The Music of Nick Stevens

Nick Stevens Band

In the already-risen sun the morning aroma of warm garbage begins to rise in its tactile heat – the busy bustling day already well under way. A man with a pressure washer cleans the pavement in front of a bodega. From a fold-out table full of scented candles and incense a street hustler cranks some fresh pop track (“I Heard It All Over The Town”) from an iPhone bluetooth-tethered to a large active monitor. A baby in a flimsy stroller sucks fervently on a Disney-branded pacifier. The young and old, the broken and the born-again, the dreamers and the schemers hit the pavement and make moves to places across town. The music floats above the taxis, electric bikes, ambulances, and delivery trucks beneath the elevated tracks of the Myrtle-Broadway metro-station.

I buy a single trip ticket for half price from a guy hawking them in the station and slide through the turnstile. As I bounce up the steps and pass by a skinny fellow wearing a rodeo cowboy hat on the platform I overhear his partner,

“I didn’t realize PJ Harvey and Elvis Costello had a son.”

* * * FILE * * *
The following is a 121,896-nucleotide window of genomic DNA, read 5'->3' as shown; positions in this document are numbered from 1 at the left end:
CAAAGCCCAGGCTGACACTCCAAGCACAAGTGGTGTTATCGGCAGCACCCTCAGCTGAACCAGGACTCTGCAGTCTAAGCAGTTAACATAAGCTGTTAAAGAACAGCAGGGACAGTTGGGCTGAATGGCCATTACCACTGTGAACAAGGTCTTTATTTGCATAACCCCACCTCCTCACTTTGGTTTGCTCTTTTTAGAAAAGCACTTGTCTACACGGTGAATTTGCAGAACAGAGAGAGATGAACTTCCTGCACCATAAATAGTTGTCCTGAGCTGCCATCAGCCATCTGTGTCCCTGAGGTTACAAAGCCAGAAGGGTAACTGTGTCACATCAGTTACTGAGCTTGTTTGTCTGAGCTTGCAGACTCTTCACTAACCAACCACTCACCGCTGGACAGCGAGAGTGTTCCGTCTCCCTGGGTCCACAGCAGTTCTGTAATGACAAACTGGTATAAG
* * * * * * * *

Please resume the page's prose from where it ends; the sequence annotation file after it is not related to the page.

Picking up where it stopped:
Her black hair was long and looked freshly braided with chartreuse accents and she wore a black cotton baby t cut off at her ribs. ”THE GLOVE” was silk-screened on it bubble letters. Against her dark skin was a navel ring. Just then the train screeched into the station and I couldn’t catch the response.

Nick Stevens Band

I stepped into the train and sat down. Pulling the other half of my roast beef, tomato, lettuce, and mayo deli sandwich out of the plastic bag, I began to devour it. Someone was playing Fingers Inc “Decision” on an iPhone 12.

“This is a skip stop train, next stop is Broadway Junction. Broadway Junction next stop,” muddled the operator distorted from overhead.

As we passed one of the local stations a guy that looked like an undercover cop or the singer from Dire Straits walked between the cars and entered ours. He was asking for some donations to buy a pizza because his wife and kid who were in a shelter hadn’t eaten.

“Why worry / There should be laughter after pain / There should be sunshine after rain / These things have always been the same / So why worry now / Why worry now”

Nick Stevens – The New Age (GALTTA 2017)
Nick Stevens - Catching Falling Knives (GALTTA 2021)